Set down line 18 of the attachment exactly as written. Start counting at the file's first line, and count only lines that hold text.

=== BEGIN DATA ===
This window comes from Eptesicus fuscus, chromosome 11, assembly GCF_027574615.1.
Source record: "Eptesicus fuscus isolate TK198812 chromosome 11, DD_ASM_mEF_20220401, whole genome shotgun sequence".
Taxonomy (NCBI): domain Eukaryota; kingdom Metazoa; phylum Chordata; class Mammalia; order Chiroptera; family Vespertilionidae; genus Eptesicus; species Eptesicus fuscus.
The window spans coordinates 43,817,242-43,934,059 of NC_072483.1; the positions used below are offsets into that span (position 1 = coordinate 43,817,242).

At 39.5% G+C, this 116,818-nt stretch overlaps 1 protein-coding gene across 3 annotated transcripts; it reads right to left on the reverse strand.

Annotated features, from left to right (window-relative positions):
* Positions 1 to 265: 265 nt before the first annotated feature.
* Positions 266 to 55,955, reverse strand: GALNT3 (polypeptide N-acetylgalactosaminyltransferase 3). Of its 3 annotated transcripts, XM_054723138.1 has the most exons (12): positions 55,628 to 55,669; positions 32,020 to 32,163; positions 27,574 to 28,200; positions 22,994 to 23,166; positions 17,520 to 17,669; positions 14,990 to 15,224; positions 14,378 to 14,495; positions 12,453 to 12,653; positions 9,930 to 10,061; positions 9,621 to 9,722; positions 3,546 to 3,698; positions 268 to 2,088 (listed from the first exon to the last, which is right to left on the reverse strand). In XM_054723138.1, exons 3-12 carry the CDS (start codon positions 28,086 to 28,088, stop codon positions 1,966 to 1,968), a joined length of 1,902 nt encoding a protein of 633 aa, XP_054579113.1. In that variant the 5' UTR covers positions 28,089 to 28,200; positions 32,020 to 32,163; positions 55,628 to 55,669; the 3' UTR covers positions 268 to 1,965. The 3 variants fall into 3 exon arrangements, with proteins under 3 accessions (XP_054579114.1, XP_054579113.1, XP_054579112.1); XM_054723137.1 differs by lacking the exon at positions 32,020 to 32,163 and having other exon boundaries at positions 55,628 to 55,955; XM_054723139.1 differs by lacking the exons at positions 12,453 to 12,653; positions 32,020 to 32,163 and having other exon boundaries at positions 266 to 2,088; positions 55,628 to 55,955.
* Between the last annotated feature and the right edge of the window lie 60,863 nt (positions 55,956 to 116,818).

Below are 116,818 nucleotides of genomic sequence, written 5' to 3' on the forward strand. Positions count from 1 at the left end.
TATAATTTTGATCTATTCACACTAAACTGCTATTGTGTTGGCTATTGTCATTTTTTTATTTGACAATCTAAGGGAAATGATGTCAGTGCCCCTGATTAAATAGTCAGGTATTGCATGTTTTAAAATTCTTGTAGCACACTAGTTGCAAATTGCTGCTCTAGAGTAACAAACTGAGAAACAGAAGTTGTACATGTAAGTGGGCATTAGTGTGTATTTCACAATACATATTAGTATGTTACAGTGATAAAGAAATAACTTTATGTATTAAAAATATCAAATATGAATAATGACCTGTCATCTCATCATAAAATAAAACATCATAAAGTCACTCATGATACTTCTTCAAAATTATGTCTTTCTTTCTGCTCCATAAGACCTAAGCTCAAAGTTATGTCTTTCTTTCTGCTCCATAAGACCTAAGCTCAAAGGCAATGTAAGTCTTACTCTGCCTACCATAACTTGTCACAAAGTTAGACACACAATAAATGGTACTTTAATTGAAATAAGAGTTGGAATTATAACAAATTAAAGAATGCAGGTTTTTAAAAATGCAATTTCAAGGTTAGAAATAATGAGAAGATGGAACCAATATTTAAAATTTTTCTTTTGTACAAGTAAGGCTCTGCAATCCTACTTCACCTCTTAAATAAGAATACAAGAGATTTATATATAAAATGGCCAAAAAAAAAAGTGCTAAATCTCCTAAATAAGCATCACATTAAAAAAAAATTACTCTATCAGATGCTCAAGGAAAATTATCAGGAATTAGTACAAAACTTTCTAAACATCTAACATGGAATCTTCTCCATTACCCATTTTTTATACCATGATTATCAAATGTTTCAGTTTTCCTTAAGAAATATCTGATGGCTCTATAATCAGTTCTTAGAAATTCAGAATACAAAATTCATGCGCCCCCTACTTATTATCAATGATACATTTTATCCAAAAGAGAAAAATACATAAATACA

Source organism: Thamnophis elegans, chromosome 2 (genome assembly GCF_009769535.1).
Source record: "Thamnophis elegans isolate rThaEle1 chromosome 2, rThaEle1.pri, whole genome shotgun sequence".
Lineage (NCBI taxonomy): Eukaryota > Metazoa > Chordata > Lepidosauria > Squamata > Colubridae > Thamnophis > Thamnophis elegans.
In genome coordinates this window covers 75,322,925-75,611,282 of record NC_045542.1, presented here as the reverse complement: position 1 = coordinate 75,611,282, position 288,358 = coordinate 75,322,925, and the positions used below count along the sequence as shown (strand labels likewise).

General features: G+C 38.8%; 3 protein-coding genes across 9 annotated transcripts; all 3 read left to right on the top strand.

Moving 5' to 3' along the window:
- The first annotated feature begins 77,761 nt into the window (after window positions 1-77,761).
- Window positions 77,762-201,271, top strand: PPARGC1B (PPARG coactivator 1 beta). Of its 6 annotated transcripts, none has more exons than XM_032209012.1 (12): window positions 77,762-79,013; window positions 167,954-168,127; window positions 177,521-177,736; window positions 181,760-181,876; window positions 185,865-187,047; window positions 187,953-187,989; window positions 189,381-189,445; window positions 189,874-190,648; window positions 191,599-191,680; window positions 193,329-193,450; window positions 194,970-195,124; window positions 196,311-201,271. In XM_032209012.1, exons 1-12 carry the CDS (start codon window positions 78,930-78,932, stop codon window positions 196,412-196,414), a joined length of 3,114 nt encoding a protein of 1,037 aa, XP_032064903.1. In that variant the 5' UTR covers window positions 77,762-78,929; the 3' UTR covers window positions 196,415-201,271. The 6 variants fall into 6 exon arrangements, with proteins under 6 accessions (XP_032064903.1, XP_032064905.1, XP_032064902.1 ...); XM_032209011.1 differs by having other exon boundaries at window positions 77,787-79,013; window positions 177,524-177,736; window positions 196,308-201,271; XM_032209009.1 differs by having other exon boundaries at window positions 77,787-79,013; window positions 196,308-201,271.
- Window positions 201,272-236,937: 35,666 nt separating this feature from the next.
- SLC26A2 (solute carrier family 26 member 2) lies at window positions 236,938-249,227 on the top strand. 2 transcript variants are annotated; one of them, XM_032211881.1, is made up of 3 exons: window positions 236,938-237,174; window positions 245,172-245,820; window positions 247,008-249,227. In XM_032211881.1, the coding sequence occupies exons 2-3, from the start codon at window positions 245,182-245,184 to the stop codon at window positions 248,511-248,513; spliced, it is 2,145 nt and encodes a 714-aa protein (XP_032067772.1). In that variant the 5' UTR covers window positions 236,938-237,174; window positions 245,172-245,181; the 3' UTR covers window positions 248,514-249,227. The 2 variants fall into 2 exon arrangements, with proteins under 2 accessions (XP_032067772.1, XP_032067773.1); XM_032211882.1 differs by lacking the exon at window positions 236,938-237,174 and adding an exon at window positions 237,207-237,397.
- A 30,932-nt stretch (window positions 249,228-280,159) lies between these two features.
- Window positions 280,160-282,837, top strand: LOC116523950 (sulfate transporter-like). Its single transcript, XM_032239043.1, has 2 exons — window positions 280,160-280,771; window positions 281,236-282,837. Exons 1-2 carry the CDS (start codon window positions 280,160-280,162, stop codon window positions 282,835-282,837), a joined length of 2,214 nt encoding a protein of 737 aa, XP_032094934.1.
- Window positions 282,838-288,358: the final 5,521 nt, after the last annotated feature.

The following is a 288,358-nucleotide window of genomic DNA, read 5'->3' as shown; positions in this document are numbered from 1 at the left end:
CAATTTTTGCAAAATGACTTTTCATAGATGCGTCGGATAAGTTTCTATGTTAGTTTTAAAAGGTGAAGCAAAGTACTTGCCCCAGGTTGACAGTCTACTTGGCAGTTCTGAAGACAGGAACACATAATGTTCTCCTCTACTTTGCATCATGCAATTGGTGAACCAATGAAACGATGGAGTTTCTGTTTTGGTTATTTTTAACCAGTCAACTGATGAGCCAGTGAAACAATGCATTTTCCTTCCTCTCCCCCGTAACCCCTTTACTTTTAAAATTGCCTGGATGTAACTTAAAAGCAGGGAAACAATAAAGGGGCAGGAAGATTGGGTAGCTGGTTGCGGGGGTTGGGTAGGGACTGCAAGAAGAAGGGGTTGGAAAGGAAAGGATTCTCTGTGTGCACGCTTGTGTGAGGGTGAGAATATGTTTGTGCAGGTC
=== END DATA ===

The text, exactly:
- The first annotated feature begins 77,761 nt into the window (after window positions 1-77,761).